Serbs and Croats–an eye-opening journey to the Balkans

July 14, 2015

Quick, who’s your favorite Croatian painter?

Yeah, that’s what I thought.

I chose Zagreb as part of my first trip to Eastern Europe because it just seemed like an unlikely place for a guy from Arizona to end up.

And on my first day there, I go to the Modern Gallery, a museum of Croatian painting and sculpture. I corner a girl who works in one of the rooms on the top floor and ask my usual silly questions about the art and the city.

She points to a few paintings by artists who are apparently household names, and I imagine them trying to break into the New York scene, remarking at a gallery opening “Yeah, you’ve probably never heard of me… But I’m big in Croatia!”

Afterwards I ask my impromptu tour guide about the food. “Oh yes, we have great food all over the Balkans!” she says, brightly.

Wait. Am I in the Balkans?

Welcome to the former Yugoslavia

When I was growing up, my parents used to listen to the news on NPR at ungodly hours of the morning. And in the early 90s NPR spent a lot of time talking about Serbs and Croats.

Of course, I understood nothing of Yugoslavia, geopolitics, the fall of the Iron Curtain, etc. I was nine.

But here in the museum, twenty-something years later, I suddenly realize that this girl, with her tongue ring and half-shaved head, was a Croat, and that somehow I had made it to the Balkans.

I guess I had never given these things much serious thought. If you had said “the Balkans”, I would have visualized an old woman in a head scarf, with bundle of sticks on her back, hobbling towards a refugee camp. I don’t know. Call it American ignorance. It just sounded sort of vague, dangerous and war-torn, and somewhere out there to the east.

And the conflict between Serbs and Croats conjured up images of tribespeople dressed in tatters, waving their Kalashnikovs defiantly in the air and ready to fight to the death with anyone from more than three towns over.

Saint Mark's Church, Upper Town, Zagreb
Saint Mark’s Church, Upper Town, Zagreb

Leaving the museum, my eyes are opened – most of these people walking around are those very same tribespeople – those very same Croats I had heard about on NPR as a kid.


The waiter who messes up and then claims that actually, yes I did order the most expensive thing on the menu? Croat.

The surly fat guy grilling burgers across the street from my AirBnb? Croat.

Very, very interesting indeed.

Kalashnikov-waving tribesmen

The next day I go to the mountains. And while waiting outside Tomislavov Dom Hotel for the bus back to town, I strike up a conversation with a couple of guys. The thin one is German, and the fat one says he’s from nearby.

He seems pretty nice, and has lived in the US, so I figure he knows something about American ignorance.

I go out on a limb and confess my shock that he’s not some sort of barefoot Kalashnikov-waving tribesman.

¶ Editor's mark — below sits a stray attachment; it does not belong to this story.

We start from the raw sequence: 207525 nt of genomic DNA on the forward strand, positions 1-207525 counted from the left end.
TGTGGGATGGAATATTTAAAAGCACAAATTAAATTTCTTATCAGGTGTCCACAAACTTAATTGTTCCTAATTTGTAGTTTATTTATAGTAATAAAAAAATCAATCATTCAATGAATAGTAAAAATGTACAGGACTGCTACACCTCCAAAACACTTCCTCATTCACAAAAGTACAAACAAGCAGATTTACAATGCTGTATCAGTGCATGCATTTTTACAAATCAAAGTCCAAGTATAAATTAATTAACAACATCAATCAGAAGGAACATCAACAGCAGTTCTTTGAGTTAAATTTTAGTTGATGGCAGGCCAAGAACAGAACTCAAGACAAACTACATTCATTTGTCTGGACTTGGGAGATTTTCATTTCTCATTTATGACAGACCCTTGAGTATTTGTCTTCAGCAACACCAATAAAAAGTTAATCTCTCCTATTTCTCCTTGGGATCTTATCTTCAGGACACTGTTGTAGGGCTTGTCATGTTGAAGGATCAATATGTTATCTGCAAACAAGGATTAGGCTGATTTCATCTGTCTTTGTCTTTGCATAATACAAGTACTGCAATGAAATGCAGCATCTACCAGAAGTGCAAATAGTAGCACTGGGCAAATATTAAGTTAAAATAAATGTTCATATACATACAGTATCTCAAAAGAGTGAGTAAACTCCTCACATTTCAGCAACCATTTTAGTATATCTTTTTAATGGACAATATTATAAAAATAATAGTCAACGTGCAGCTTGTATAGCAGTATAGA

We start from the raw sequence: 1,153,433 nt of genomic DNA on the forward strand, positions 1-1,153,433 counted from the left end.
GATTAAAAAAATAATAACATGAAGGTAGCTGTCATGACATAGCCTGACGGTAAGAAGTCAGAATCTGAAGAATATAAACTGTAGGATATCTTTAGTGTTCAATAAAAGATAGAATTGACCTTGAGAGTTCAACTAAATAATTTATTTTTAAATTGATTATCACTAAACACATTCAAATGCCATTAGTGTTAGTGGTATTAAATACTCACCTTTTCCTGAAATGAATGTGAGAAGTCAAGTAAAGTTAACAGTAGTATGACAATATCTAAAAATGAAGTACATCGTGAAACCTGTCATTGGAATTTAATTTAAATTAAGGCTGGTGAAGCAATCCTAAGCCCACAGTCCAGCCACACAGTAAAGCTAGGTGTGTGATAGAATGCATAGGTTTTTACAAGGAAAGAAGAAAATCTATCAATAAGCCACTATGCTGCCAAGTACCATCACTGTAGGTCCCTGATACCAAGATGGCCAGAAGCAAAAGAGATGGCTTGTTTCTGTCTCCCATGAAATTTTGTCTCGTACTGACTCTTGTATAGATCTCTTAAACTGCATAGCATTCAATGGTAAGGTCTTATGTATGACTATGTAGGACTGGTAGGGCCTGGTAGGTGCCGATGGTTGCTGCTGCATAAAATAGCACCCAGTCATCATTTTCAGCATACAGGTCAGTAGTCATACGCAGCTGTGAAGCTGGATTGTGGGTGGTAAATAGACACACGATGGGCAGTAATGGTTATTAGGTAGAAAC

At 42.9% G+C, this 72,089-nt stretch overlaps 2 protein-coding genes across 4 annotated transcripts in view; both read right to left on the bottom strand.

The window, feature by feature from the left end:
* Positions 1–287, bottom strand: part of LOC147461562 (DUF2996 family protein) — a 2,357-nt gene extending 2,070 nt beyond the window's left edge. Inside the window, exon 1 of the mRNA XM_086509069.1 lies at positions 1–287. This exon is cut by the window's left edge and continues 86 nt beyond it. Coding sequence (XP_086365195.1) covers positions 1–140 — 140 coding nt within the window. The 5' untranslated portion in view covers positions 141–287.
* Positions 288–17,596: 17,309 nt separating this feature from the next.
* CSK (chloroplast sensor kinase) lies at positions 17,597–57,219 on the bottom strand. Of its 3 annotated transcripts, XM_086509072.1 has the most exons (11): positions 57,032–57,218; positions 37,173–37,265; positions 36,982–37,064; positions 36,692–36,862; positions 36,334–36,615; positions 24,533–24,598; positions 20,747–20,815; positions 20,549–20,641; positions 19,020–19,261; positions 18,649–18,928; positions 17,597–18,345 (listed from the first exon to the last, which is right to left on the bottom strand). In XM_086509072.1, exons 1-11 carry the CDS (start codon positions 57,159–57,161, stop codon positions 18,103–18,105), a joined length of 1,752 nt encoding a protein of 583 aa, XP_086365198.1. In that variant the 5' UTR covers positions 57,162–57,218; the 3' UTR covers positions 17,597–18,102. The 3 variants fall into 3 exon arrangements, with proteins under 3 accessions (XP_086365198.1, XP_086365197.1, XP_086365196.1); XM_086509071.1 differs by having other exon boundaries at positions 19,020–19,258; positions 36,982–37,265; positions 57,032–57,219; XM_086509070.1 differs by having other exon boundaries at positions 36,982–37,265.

He laughs a big belly laugh, “Oh yeah, Kalashnikov-waving tribesmen… Those are the Serbs!”

I ask him about growing up during the breakup of Yugoslavia and he says, “The strange thing about it is that every few years we would belong to a different country. My village changed countries seven times when I was growing up!”

I assume he’s exaggerating, but I ask, “So what do you identify as?”

“I’m [something long and difficult to pronounce]. Hopefully we’ll have a country of our own soon!”

The bus isn’t coming (transport in that part of Europe is kind of a joke, but that’s another story) and I decide to walk back down the mountain to Zagreb, so I say goodbye.

The Homeland War

The next day, my last in Zagreb, I go to the Homeland War photo exhibition at the Croatian History Museum. 

I’m amused to find that a lot of the Croat heroes fighting for independence look like they stepped right out of an early-90s music video and into a war.

They look cool. Like the kind of guy you wish you had as an older brother.

As an American, especially one from a place with so little history, it’s difficult to imagine yourself as part of a tribe. It’s hard to imagine yourself as part of a story that goes back 2000 years or more. But for a lot of people, that’s the reality they live every day.

And from time to time throughout history, they have to fight to preserve that identity.

Eye-opening, to say the least.

Well, kids, this is sort of a departure in tone from my usual type of wit–if you can even call it that.

But there’s a lot more excitement on the way. Action! Adventure! Yes, it’s another hot and sweaty Spanish summer

I’ll keep you posted.


Mr Chorizo.

P.S. If you’re in Zagreb, you should also check out the Museum of Broken Relationships. It’s a bit depressing – you might need a drink afterwards – but for 25 kuna it’s a great deal on a highly original museum.

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About the Author Daniel

How did I end up in Spain? Why am I still here almost 20 years later? Excellent questions. With no good answer... Anyway, at some point I became a blogger, bestselling author and contributor to Lonely Planet. So there's that. Drop me a line, I'm happy to hear from you.

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